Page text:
If you’ve been interested in getting a geothermal heating and cooling system but the price or size needed to install one has hindered you, then we have some information for you. Geothermal wells extract the heat energy that exists in rocks deep beneath the earth’s surface. The two main types of geothermal well drilling systems are vertical loop and horizontal loop systems. Vertical loops consist of a single pipe that extends down into the earth’s crust. In contrast, horizontal loops consist of multiple lines arranged in parallel rows underground with one end exposed above ground.
Well Drilling Systems
The two types of geothermal drilling systems are vertical loops and horizontal loops. Both types of drilling systems can be used to drill geothermal wells and water wells.
- Vertical-loop geothermal wells are drilled straight down into the ground.
- Horizontal-loop geothermal wells are drilled into the ground at an angle and then run horizontally for several feet before being re-drilled vertically.
The primary difference between these two systems is in their cost. Vertical geothermal wells are cheaper to install because they only require one set of equipment (a pipe casing). Conversely, horizontal loop geothermal wells need additional equipment (a second pipe casing) to distribute heat evenly through your home or business.
Horizontal Geothermal Loops
Horizontal geothermal loops are buried in the ground and look like long, narrow trenches. They offer several advantages over vertical systems, including:
- A greater volume of water can be harvested from a given area since it is spread horizontally instead of vertically.
- Less power is required to run the pump because there is lower resistance to the liquid as it passes through your system than if all of your pipes were vertical.
Vertical Geothermal Loops
While it may be true that geothermal systems have a higher upfront cost than traditional HVAC heating and cooling systems, once they’re installed correctly, vertical loops can be extremely cost-effective compared with their horizontal counterpart.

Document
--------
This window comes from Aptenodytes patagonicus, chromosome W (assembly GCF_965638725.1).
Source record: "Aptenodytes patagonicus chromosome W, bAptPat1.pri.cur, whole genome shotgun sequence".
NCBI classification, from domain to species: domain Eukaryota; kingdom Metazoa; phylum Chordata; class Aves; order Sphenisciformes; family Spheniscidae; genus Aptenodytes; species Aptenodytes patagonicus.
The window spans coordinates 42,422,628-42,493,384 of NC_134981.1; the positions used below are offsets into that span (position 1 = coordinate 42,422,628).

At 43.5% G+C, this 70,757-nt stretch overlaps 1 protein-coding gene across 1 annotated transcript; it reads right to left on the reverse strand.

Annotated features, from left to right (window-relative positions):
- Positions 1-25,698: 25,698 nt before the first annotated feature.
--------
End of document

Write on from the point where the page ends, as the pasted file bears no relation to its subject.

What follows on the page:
Until the end of 2022, you can get 26% of the amount you spent on purchasing and installing a geothermal heat pump system back in federal income taxes. This amount changes to 22% once 2023 rolls around, so keep that in mind. Also, Your state may offer you a rebate on purchasing and installing a geothermal heat pump system. In Indiana, for example, there is currently a fund of $500,000 that you can apply for. The amount of money you receive will range depending on the size of the system itself, but you could receive up to a maximum of $2,000.
Geothermal systems come in various fashions, but if the size is a concern, this is where vertical geothermal systems come into play. As the name suggests, this installation style has the piping installed vertically rather than horizontally. The number of pipes you need will vary depending on the heating and cooling requirements of your home, but with there only needing to be 10-20 ft between each pipe and 100-400 ft of depth for each, it’s certainly an option to consider if the size was a worry point.
No need to worry about your properties’ limited space or hard-to-access areas either—drill rigs such as our new Versa Drill V-12 are the perfect tool for any tight geothermal installation. The V-12 drilling rig is the most compact rig in the Versa-Drill fleet, and we can easily navigate the tightest, muddiest job sites to get in and out fast.
Vertical loop systems have several other benefits as well: these wells have a high thermal capacity which means they can provide both heating and cooling; they’re also better at delivering consistent temperatures; while horizontal loops may require electricity pumps or compressors—vertical ones don’t need any additional energy sources besides what’s already being used inside your house!
Should you choose vertical or horizontal geothermal loops?
For heating and cooling, vertical loops are more efficient than horizontal, and this is because the energy from a vertical loop can be used to produce both heating and cooling. Vertical loops also use less space than their horizontal counterparts.
Vertical geothermal wells are used for direct-use systems, which consist of a single borehole or one well drilled into the ground where the water comes out cold and hot water is circulated through pipes in either direction through the ground to provide heat or air conditioning. Both types of geothermal wells are used to drill into the ground and install a heat exchange loop. But there are some key differences that you should be aware of before making your drilling decision. If any of this information has made you more curious about having your vertical geothermal heating and cooling system installed, then make sure to call us at 317-852-WELL or visit our website at cj4water.com/geothermal for more information.